Shiner tractor business serves generations of farmers

Amber Aldaco By Amber Aldaco

April 20, 2017 at 10:36 p.m.
Updated April 21, 2017 at 6 a.m.

Boehm Tractor Sales mechanic Gene Vincik Jr. fixes a Ford New Holland tractor's lift top in the shop. Vincik has been at Boehm Tractor Sales since 2008.

Boehm Tractor Sales mechanic Gene Vincik Jr. fixes a Ford New Holland tractor's lift top in the shop. Vincik has been at Boehm Tractor Sales since 2008.   Angela Piazza for The Victoria Advocate

SHINER - In a time when farmers traded horses and mules and cotton was king, Edwin Boehm stood out in the small Shiner community with an updated version of a modern tool - a tractor.

After serving in the U.S. Army 9th Airborne Division in World War II, Boehm returned to Texas to begin what would become a longtime trusted family business.

Boehm Tractor Sales in Shiner is gearing up to celebrate 75 years in May, no easy feat for a mom-and-pop shop. Boehm, who grew up on a farm, started his tractor business in 1945 when he returned from Europe.

"The first few years was the great change of small farmers changing from horses and mules to tractors and modern equipment," Boehm, 94, said.

Selling to old-school farmers during that time was not an easy pitch.

"It was very difficult sometimes because these farmers had very high regards for their horses and mules, and they didn't want to part with them. That's the way it was," he said.

To sell a tractor, Boehm would drive the tractor to the farm and demonstrate every implement the farmer would want to and need to use. He would spend from sunrise to the early evening demonstrating what the original Ford 9N Series could do.

Boehm had to do that each time he had to make a sale - by himself.

"We had to plow, plant, harrow. We had to do the whole thing to change his mind from horses and mules to tractors because back then, hydraulics on tractors were just coming into the area," Boehm said.

Business started to boom in 1948, when Ford rolled out with larger tractor models and many new pieces of equipment. Over the years, the original downtown store by the railroad tracks would become too small, and a new one was built in 1985 and designed by son Waldo Boehm to accommodate the growing business.

The Boehm family also grew. In 2002, Boehm's son became a co-owner, but he had already spent most of his life working around the shop. From sweeping and setting up merchandise to delivery and sales, Waldo Boehm worked his way up. As the business grew, so did the reach.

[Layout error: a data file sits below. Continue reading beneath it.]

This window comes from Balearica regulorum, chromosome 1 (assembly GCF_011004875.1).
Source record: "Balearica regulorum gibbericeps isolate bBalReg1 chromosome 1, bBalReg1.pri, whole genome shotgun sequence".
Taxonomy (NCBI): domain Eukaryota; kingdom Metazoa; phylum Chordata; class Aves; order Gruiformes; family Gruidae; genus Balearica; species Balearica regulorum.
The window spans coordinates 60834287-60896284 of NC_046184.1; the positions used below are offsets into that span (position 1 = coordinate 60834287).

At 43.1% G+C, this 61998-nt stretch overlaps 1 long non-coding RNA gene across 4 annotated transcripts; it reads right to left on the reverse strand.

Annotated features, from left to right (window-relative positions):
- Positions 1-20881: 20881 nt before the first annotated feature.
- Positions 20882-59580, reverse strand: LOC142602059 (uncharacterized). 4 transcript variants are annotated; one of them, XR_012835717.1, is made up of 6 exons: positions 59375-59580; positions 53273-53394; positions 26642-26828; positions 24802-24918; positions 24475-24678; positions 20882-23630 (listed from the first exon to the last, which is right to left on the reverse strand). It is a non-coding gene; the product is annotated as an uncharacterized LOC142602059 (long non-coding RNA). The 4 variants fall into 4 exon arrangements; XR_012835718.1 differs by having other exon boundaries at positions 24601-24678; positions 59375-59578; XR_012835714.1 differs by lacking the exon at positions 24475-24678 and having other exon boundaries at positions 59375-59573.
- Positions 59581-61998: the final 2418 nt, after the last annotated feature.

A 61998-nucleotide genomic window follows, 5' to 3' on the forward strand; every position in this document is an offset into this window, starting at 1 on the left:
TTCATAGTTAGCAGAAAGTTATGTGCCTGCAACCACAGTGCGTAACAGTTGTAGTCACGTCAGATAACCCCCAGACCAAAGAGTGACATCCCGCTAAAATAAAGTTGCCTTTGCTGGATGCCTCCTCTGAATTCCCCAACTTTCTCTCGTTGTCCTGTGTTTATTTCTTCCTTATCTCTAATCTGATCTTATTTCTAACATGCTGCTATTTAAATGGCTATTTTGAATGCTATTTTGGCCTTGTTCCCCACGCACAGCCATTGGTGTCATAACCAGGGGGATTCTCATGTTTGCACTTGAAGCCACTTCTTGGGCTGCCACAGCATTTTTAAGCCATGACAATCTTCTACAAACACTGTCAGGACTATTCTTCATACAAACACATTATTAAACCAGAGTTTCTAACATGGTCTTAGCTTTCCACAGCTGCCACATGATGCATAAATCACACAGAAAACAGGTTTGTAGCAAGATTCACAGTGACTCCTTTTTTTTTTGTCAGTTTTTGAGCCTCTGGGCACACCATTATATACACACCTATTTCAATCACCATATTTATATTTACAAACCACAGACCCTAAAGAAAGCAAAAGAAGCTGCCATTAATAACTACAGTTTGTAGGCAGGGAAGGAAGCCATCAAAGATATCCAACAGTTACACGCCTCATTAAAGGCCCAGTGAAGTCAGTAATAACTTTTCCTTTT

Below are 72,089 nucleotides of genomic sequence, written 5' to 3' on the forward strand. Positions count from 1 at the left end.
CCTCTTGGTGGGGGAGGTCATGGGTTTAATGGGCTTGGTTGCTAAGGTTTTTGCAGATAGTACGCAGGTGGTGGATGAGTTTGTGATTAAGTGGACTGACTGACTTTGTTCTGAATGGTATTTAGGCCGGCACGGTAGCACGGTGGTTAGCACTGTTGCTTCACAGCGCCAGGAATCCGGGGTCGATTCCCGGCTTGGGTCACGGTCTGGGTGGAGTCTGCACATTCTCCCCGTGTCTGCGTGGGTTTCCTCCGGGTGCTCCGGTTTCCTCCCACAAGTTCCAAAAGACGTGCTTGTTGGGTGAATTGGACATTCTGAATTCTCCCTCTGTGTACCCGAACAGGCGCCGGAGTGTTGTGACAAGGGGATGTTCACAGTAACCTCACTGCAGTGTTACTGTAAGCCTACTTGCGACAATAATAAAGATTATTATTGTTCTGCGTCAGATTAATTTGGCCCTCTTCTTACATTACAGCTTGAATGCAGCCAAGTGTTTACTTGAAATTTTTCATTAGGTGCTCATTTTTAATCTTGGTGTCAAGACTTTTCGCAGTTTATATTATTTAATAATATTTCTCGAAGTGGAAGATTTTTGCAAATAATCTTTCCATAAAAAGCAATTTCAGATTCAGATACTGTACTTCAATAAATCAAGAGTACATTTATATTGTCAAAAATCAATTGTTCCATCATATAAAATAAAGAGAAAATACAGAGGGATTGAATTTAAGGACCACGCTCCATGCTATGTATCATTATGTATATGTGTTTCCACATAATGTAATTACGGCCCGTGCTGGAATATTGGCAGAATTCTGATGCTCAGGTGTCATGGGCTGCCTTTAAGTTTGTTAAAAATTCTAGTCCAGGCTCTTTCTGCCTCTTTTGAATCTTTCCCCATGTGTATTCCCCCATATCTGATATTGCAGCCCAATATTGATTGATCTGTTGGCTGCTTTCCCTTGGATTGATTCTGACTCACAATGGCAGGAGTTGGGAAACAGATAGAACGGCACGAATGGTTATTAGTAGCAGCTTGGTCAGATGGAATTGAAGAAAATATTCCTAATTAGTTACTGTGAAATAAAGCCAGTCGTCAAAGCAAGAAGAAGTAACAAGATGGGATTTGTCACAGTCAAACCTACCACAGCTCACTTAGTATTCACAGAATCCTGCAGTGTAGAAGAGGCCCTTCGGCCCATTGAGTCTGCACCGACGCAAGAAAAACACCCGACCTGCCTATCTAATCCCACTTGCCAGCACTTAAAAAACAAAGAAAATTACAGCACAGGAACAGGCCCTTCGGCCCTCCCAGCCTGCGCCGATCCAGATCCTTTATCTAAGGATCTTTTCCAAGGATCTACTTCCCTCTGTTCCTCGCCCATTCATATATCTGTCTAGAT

"We started delivering to outside the area: to Louisiana, Cotulla and Del Rio," Waldo Boehm, 67, said.

Waldo Boehm's son, Christopher "Bucky" Boehm, followed through the family business and started working at the store in 2006.

Working alongside his father and son has been smooth, Waldo Boehm said. The family has a strong customer service policy that has worked well for clients; some of Boehm's clientele span decades. Rather than sell something a customer might not need, the family focuses on clients' needs.

For decades, Boehm Tractor Sales has received national and statewide recognition for its high volume of sales and customer service. The business also was elected twice by its peers in the United States and Canada to the National Dealer Council, Ford tractor division.

The service department has also been instrumental to the success of the business, Waldo Boehm said. Several employees also have been with the business for 30 years or longer.

"If there's a problem, we'll take care of it," Waldo Boehm said. "People like knowing we have familiar faces who are dependable."

Beverly Raindl, who has worked with the business for 32 years, said she has enjoyed working in a family atmosphere.

"You get to know almost every customer who walks through the door. The family has always been good to the employees and customers," Raindl said.

Longtime parts department employee Ben Machacek said some customers come from families who have put their trust in Boehm Tractor Sales for three generations.

"We're good, honest people, here to help in any way we can," Machacek said.

Christopher Boehm, 29, said he hopes the business will continue with future Boehm generations as well.

"Not many people can say that they love their job," he said. "We plan to keep growing and keep making customers happy."



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